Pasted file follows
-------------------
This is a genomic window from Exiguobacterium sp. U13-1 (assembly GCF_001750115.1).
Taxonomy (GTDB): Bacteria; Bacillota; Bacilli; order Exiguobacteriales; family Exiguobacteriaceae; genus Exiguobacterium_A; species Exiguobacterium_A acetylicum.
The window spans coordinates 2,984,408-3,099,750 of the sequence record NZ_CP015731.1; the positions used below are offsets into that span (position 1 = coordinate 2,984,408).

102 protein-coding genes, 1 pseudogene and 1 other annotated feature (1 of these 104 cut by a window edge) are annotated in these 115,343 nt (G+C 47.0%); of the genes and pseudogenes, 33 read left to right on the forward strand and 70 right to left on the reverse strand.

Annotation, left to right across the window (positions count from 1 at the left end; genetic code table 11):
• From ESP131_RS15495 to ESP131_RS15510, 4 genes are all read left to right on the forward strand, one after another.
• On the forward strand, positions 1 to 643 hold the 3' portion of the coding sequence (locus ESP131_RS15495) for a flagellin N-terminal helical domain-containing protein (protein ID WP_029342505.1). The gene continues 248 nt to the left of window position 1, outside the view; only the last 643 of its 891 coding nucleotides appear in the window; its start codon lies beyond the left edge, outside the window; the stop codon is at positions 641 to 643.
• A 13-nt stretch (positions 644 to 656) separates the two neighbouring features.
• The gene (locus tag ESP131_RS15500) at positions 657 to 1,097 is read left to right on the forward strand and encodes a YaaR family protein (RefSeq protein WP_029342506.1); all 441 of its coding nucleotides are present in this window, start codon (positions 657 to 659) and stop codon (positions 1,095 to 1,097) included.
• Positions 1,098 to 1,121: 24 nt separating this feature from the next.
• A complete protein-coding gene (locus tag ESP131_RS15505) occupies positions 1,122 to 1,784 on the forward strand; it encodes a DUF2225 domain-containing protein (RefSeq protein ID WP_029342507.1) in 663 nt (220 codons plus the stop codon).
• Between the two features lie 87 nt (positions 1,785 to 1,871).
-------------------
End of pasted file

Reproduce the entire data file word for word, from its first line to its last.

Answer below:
This is a genomic window from Exiguobacterium sp. U13-1 (assembly GCF_001750115.1).
Taxonomy (GTDB): Bacteria; Bacillota; Bacilli; order Exiguobacteriales; family Exiguobacteriaceae; genus Exiguobacterium_A; species Exiguobacterium_A acetylicum.
The window spans coordinates 2,984,408-3,099,750 of the sequence record NZ_CP015731.1; the positions used below are offsets into that span (position 1 = coordinate 2,984,408).

102 protein-coding genes, 1 pseudogene and 1 other annotated feature (1 of these 104 cut by a window edge) are annotated in these 115,343 nt (G+C 47.0%); of the genes and pseudogenes, 33 read left to right on the forward strand and 70 right to left on the reverse strand.

Annotation, left to right across the window (positions count from 1 at the left end; genetic code table 11):
• From ESP131_RS15495 to ESP131_RS15510, 4 genes are all read left to right on the forward strand, one after another.
• On the forward strand, positions 1 to 643 hold the 3' portion of the coding sequence (locus ESP131_RS15495) for a flagellin N-terminal helical domain-containing protein (protein ID WP_029342505.1). The gene continues 248 nt to the left of window position 1, outside the view; only the last 643 of its 891 coding nucleotides appear in the window; its start codon lies beyond the left edge, outside the window; the stop codon is at positions 641 to 643.
• A 13-nt stretch (positions 644 to 656) separates the two neighbouring features.
• The gene (locus tag ESP131_RS15500) at positions 657 to 1,097 is read left to right on the forward strand and encodes a YaaR family protein (RefSeq protein WP_029342506.1); all 441 of its coding nucleotides are present in this window, start codon (positions 657 to 659) and stop codon (positions 1,095 to 1,097) included.
• Positions 1,098 to 1,121: 24 nt separating this feature from the next.
• A complete protein-coding gene (locus tag ESP131_RS15505) occupies positions 1,122 to 1,784 on the forward strand; it encodes a DUF2225 domain-containing protein (RefSeq protein ID WP_029342507.1) in 663 nt (220 codons plus the stop codon).
• Between the two features lie 87 nt (positions 1,785 to 1,871).